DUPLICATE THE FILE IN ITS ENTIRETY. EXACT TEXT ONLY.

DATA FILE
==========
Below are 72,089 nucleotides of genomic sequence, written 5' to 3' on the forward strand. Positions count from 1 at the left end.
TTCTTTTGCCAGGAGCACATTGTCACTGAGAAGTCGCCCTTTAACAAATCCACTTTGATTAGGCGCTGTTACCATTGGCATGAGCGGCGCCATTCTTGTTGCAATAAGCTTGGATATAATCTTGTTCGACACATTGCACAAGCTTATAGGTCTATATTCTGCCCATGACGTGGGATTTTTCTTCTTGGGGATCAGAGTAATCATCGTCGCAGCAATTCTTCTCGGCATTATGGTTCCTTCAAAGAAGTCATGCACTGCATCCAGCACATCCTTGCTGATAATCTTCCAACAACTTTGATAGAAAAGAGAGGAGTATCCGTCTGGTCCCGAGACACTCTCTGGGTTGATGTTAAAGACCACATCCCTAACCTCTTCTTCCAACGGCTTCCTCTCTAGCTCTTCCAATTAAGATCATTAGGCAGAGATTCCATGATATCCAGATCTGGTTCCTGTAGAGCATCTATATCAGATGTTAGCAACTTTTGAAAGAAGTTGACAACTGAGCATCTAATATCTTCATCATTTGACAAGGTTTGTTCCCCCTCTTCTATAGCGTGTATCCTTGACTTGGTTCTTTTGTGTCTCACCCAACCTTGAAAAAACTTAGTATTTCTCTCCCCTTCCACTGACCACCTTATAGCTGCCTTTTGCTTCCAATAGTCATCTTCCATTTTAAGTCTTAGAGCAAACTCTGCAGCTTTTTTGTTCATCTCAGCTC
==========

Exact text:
Below are 72,089 nucleotides of genomic sequence, written 5' to 3' on the forward strand. Positions count from 1 at the left end.
TTCTTTTGCCAGGAGCACATTGTCACTGAGAAGTCGCCCTTTAACAAATCCACTTTGATTAGGCGCTGTTACCATTGGCATGAGCGGCGCCATTCTTGTTGCAATAAGCTTGGATATAATCTTGTTCGACACATTGCACAAGCTTATAGGTCTATATTCTGCCCATGACGTGGGATTTTTCTTCTTGGGGATCAGAGTAATCATCGTCGCAGCAATTCTTCTCGGCATTATGGTTCCTTCAAAGAAGTCATGCACTGCATCCAGCACATCCTTGCTGATAATCTTCCAACAACTTTGATAGAAAAGAGAGGAGTATCCGTCTGGTCCCGAGACACTCTCTGGGTTGATGTTAAAGACCACATCCCTAACCTCTTCTTCCAACGGCTTCCTCTCTAGCTCTTCCAATTAAGATCATTAGGCAGAGATTCCATGATATCCAGATCTGGTTCCTGTAGAGCATCTATATCAGATGTTAGCAACTTTTGAAAGAAGTTGACAACTGAGCATCTAATATCTTCATCATTTGACAAGGTTTGTTCCCCCTCTTCTATAGCGTGTATCCTTGACTTGGTTCTTTTGTGTCTCACCCAACCTTGAAAAAACTTAGTATTTCTCTCCCCTTCCACTGACCACCTTATAGCTGCCTTTTGCTTCCAATAGTCATCTTCCATTTTAAGTCTTAGAGCAAACTCTGCAGCTTTTTTGTTCATCTCAGCTC